In film or on stage, performance is a strange thing. Sometimes, the audience values showmanship and wants to see the raw talent of a performer laid bare under the lights. Sometimes, we crave realism – some indefinable feeling that the thing we are seeing on screen is genuine and true, their soul laid bare instead. To achieve one of these is rare, the stuff of chilled spines and tears. What then when an actor pulls off both, simultaneously? And, what when both leads of a film do so? Well, that’s A Star is Born. That’s magic.
Bradley Cooper’s directorial debut starring Lady Gaga as the eponymous singer/songwriter is a wonderful encapsulation of artistry, performance, and voice. Cooper stars as Jackson Maine, an aged singer/songwriter rockstar with a serious drinking problem. When he stumbles into a bar after a gig, he chances upon Ally (Gaga) singing in a drag contest, and immediately recognizes her talent and is smitten with her. Though initially reticent to indulge the drunken rocker, Ally warms up to him and reveals that she is something of a singer/songwriter herself, though she feels too ugly to perform her own songs on stage.
And those songs! A Star is Born sports one of the most memorable and enchanting original soundtracks in recent memory (especially for a film that isn’t a “real musical”). We get a few paltry little intros early on, either showcasing Jackson’s skill on stage or Ally’s penchant for putting a lyric together, but the real payoff comes when Jackson pulls Ally onstage at the end of one of his shows by goading her with a secret arrangement of one of her own songs that he had heard just the night before. More on that later. Suffice to say, the music is not simply hacked-together so that our actors have something to sing. These are legitimate pieces of art in themselves, lending their gravitas to the film and making the story and characters all the more believable.
Cooper’s camera helps out, too. The cinematography in A Star is Born is very personal, circling the actors and almost inviting the audience onstage with them, In more personal moments, we seem even closer to the actors, making us privy to all the demons in their relationship. Many films that feature “live” performances choose to shoot the action onstage from the perspective of the audience. This happens a few times in A Star is Born, but mostly he is intent on recreating the experience of the performer, not the audience. It might be a small choice, but it entirely dictates the focus of the drama. This is not a film about becoming famous and gaining an audience or falling out of the public eye – it is about how a person deals with that experience.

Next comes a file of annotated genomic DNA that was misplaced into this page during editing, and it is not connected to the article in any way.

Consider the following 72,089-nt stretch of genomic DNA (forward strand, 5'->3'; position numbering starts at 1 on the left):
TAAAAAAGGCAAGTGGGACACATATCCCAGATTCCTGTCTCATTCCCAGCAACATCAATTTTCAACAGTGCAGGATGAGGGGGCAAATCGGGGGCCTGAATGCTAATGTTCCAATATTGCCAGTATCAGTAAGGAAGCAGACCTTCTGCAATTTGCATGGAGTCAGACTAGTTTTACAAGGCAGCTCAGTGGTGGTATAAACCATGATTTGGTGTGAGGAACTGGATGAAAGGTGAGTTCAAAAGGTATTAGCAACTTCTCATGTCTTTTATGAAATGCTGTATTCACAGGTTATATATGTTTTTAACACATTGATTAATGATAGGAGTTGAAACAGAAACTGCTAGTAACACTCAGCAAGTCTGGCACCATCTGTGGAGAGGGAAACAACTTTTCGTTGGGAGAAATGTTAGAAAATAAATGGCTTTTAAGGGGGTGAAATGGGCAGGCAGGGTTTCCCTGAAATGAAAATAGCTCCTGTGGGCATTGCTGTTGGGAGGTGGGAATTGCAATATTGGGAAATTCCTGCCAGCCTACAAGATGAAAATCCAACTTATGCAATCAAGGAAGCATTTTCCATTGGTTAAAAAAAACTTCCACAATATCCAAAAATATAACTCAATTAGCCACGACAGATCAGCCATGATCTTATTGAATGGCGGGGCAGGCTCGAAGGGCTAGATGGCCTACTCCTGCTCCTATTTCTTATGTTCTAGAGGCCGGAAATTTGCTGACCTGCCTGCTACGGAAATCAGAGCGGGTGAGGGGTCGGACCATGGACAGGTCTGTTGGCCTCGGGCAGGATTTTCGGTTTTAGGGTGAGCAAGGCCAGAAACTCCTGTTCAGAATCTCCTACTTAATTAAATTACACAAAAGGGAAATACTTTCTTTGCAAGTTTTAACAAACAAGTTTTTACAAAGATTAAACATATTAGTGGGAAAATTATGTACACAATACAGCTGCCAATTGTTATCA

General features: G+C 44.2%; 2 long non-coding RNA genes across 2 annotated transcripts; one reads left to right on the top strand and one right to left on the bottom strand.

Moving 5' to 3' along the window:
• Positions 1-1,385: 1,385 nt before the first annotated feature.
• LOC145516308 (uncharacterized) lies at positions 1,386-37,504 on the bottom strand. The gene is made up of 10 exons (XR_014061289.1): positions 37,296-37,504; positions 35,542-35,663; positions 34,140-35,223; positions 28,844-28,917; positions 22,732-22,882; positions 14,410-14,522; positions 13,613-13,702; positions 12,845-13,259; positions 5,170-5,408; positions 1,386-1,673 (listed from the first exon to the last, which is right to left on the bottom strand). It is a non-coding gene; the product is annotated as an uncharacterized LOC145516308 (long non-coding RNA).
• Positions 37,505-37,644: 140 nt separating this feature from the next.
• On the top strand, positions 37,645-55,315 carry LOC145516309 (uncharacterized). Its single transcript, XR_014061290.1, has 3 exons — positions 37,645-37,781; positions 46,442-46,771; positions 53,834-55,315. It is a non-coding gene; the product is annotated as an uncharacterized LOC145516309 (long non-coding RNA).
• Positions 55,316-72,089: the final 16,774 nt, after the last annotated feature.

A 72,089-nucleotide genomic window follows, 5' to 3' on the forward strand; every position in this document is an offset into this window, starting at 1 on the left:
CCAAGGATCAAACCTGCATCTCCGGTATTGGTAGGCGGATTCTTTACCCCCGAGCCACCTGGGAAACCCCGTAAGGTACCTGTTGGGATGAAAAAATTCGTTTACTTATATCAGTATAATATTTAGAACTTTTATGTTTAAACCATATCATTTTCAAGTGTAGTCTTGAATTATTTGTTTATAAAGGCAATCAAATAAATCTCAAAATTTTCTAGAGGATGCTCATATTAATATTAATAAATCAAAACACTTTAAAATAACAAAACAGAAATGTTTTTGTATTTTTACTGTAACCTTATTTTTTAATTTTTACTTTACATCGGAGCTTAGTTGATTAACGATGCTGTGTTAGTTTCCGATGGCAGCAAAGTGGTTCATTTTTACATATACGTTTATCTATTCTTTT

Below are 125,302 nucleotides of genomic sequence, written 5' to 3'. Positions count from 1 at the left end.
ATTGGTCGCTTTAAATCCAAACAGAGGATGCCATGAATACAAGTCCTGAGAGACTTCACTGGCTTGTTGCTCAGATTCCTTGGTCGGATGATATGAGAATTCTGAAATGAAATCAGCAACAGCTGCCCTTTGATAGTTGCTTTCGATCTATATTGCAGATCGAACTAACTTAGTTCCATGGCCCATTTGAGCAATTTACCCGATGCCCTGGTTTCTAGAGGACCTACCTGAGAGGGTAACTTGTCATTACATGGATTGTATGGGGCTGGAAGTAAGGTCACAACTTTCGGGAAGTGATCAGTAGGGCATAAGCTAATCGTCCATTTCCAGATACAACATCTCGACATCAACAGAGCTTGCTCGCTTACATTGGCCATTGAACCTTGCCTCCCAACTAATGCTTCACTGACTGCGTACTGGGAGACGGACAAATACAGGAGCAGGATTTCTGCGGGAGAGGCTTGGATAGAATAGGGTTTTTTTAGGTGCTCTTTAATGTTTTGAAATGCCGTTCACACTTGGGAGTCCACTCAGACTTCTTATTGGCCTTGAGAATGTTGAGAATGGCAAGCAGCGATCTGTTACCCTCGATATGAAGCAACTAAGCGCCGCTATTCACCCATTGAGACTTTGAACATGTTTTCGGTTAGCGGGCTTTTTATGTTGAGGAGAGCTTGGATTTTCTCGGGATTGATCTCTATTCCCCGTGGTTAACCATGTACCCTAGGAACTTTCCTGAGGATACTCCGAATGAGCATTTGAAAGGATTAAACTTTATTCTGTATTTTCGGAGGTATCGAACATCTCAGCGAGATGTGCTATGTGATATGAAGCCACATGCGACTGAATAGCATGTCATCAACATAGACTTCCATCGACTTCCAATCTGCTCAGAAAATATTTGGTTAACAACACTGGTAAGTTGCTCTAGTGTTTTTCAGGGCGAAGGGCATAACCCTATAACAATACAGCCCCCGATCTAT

The camera guides our attention, but it is the performances that capitalize on it. Gaga is an absolute revelation. She’s soft and subtle in her more dramatic scenes, lending Ally a reserved strength. She can get feisty and angry, fall madly in love, and act opposite an Academy Award nominee without missing a beat. Cooper is on his A-Game as well, adopting a sad-sack kind of affect and a lilted drawl to his voice that reminds one of Jeff Bridges or Sam Elliot in some of their iconic roles. The two share a chemistry that positively erupts off the screen from the meet-cute. And nowhere is this more true than onstage.
A Star is Born is particularly interesting because it repeatedly showcases its two lead actors performing music in the world of the film. Those diegetic performances are so deft that they not only feel genuinely entertaining (say, if one was an audience member at one of the shows), but they also convey character arcs and emotional moments for the characters on screen. This is true throughout the film, but the first time we see both Ally and Jackson onstage together is the most well-executed.
After the two meet and share some music, Jackson extends an invitation to Ally to come to his next show. Though she’s initially shy and full of self-doubt, Jackson insists that her talent is genuine. Instilled with his confidence, she steps on stage and absolutely crushes the performance, with the crowd going nuts. But, all the while, Gaga’s performance is not something you’d expect from Lady Gaga. It isn’t bombastic or practiced or quirky – it is just a girl winging it in front of thousands of people. And it’s beautiful.
Because A Star is Born isn’t about fame, it is about finding your voice, about finding your true self and not being afraid to express it precisely how you like. Jackson acts as the mentor, delivering his sage advice in between drunken tirades and other horrible missteps. But still, for all his faults, Ally admires his artistic integrity and his undeniable talent.
Though it is not a perfect film, A Star is Born certainly orbits in the vicinity of perfect. There are a few too many on-the-nose plot elements and the wheels spin a bit through the second act, but in the presence of the performances from Gaga and Cooper, the engaging cinematography, and the live-affirming themes of self-expression and confidence, A Star is Born is world-class storytelling.